The State Organization Index provides an alphabetical listing of government organizations, including commissions, departments, and bureaus.
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There are many resources available to help you find the right lawyer for your case. You can ask your friends, colleagues or a lawyer who represented you in the past for recommendations. Often, lawyers focus their work in a particular area of the law, such as family law, landlord/tenant law or personal injury law, so you need to look for someone with experience handling your type of case. You may be able to meet preliminarily with a lawyer you are considering hiring, though there may be a charge for such a meeting. When you consult with a lawyer about your case, you can expect your conversations to be kept confidential. This is true even if you do not hire the lawyer. With some time and effort on your part, you should be able to find the right lawyer to represent you.
How much you will have to pay to have a lawyer represent you depends on a lot of things, including the type of fee arrangement you make with the lawyer, the complexity of your case and the amount of time a lawyer needs to work on your case. You need to talk about legal fees and costs when you first meet with a lawyer and get specific information about how much your case is likely to cost. It is a good idea to get a fee agreement in writing. It is important to understand that the total cost of your case may be higher or lower than originally estimated. To avoid being surprised, ask your lawyer for a regular accounting of what fees and costs you have incurred.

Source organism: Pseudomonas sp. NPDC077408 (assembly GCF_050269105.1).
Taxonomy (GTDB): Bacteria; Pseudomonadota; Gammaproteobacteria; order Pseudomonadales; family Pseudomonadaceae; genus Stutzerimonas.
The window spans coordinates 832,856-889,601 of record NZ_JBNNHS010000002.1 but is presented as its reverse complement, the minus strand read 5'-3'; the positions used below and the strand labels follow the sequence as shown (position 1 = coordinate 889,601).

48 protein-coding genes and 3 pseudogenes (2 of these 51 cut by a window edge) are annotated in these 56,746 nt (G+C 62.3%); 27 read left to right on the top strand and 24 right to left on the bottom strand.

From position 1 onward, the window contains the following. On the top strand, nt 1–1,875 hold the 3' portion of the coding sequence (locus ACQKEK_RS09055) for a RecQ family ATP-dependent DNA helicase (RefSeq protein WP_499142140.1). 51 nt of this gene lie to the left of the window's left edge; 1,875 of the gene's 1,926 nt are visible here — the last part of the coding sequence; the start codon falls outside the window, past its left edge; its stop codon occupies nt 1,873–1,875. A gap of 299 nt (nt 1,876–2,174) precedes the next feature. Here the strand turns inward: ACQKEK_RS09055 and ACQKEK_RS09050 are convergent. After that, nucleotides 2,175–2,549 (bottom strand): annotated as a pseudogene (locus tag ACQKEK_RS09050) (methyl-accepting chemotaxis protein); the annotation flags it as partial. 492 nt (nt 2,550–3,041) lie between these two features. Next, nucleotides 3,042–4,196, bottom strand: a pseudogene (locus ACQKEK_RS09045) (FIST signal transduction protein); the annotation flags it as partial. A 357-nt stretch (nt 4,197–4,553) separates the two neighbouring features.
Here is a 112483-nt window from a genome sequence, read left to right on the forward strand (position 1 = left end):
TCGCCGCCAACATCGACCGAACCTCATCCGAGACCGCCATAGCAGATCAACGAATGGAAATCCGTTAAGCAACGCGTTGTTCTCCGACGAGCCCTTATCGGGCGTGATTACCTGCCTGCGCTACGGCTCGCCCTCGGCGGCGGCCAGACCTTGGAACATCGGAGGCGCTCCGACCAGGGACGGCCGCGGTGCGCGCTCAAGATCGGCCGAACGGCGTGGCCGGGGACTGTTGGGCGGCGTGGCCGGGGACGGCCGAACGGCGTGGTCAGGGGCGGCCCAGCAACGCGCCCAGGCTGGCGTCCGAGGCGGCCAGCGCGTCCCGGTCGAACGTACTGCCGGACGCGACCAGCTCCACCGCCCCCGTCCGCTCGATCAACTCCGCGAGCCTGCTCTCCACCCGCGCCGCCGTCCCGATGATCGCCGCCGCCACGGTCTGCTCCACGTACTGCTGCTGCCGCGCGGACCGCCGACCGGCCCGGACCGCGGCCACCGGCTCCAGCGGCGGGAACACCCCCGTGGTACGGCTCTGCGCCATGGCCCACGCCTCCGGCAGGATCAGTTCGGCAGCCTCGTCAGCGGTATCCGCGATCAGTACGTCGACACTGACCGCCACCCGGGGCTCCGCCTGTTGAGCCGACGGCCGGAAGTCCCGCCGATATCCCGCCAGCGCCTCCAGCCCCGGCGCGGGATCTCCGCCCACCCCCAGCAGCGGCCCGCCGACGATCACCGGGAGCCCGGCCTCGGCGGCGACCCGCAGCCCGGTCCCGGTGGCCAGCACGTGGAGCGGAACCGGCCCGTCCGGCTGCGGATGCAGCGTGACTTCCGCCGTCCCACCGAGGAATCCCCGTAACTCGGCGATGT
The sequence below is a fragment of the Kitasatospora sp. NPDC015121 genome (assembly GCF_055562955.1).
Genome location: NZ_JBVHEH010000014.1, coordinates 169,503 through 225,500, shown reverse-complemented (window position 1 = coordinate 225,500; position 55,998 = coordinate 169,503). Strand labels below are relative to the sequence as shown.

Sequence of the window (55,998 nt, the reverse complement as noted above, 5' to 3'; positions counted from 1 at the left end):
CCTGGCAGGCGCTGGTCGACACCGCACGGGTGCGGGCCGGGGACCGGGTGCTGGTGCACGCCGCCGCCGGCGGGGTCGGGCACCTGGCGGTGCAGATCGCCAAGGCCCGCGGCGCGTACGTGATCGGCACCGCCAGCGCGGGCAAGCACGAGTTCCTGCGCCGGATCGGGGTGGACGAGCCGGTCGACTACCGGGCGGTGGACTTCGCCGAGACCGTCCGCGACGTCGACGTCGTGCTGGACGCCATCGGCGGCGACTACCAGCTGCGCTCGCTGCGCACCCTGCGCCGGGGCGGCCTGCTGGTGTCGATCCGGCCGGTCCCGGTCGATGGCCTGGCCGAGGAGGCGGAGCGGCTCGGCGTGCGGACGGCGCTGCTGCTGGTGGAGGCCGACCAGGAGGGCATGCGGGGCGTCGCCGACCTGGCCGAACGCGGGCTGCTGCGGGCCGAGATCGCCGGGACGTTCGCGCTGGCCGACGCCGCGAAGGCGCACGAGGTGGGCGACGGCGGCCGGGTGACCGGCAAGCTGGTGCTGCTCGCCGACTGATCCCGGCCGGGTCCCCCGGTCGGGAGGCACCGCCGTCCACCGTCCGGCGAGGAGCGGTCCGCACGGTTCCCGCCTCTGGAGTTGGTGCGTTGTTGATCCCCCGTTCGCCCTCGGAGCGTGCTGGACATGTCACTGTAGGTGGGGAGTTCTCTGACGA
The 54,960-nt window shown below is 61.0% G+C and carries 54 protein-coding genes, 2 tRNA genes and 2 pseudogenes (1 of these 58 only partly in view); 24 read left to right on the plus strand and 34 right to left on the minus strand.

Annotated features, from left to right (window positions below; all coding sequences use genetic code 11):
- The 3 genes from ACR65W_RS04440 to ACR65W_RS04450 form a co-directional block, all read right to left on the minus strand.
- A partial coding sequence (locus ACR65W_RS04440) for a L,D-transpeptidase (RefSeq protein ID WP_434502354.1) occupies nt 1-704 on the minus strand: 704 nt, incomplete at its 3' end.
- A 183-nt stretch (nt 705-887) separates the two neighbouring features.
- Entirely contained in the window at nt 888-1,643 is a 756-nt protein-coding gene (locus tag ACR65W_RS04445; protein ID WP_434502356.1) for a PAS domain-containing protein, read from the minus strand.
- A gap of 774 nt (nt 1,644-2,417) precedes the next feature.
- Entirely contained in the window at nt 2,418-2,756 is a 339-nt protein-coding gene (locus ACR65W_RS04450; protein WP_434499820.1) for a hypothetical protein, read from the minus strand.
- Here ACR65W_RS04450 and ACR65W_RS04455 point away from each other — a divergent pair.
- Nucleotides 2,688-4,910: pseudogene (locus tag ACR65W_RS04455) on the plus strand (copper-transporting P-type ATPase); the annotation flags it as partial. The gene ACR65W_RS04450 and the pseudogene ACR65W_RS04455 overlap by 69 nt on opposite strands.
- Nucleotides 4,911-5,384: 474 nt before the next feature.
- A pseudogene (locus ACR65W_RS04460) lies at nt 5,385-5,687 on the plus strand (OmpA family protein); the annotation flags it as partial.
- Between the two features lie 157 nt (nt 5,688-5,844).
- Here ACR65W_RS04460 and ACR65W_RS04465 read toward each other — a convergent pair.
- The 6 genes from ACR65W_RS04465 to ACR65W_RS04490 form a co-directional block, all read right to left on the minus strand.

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If you can't afford to hire a private lawyer, you may be eligible for free or reduced-fee representation. Whether you are eligible will depend on your income and your assets and may depend upon the type of case you have. Each organization sets its own eligibility requirements. To locate providers of free or reduced-fee legal services, see the Legal Aid Finder. In the Probate and Family Court, you may be able to consult with a family law facilitator. A family law facilitator is a lawyer who can help you prepare court pleadings and explain court procedure to you. You can ask at the register's office if there is a family law facilitator available to assist you.
In some circumstances, it may be possible for you to hire a lawyer to handle only part of your case. In a few of the courts, lawyers are permitted to provide "limited assistance representation." Limited assistance representation means that the client and the lawyer have agreed that the lawyer will perform specific tasks on the case, but the client will be responsible for other tasks. For example, the client and the lawyer may agree that the lawyer will provide legal advice on one or more issues, or will prepare or review certain documents - but that the lawyer will not go to court or assist the client in other ways. The client and lawyer also may agree that the lawyer will appear in court for one or more events, but not for the whole case. In courts where limited assistance representation is permitted, it still may not be suitable in a particular case. If you are considering hiring a lawyer to handle only a portion of your case, you should check with a lawyer to find out whether it is allowed and makes sense in your case.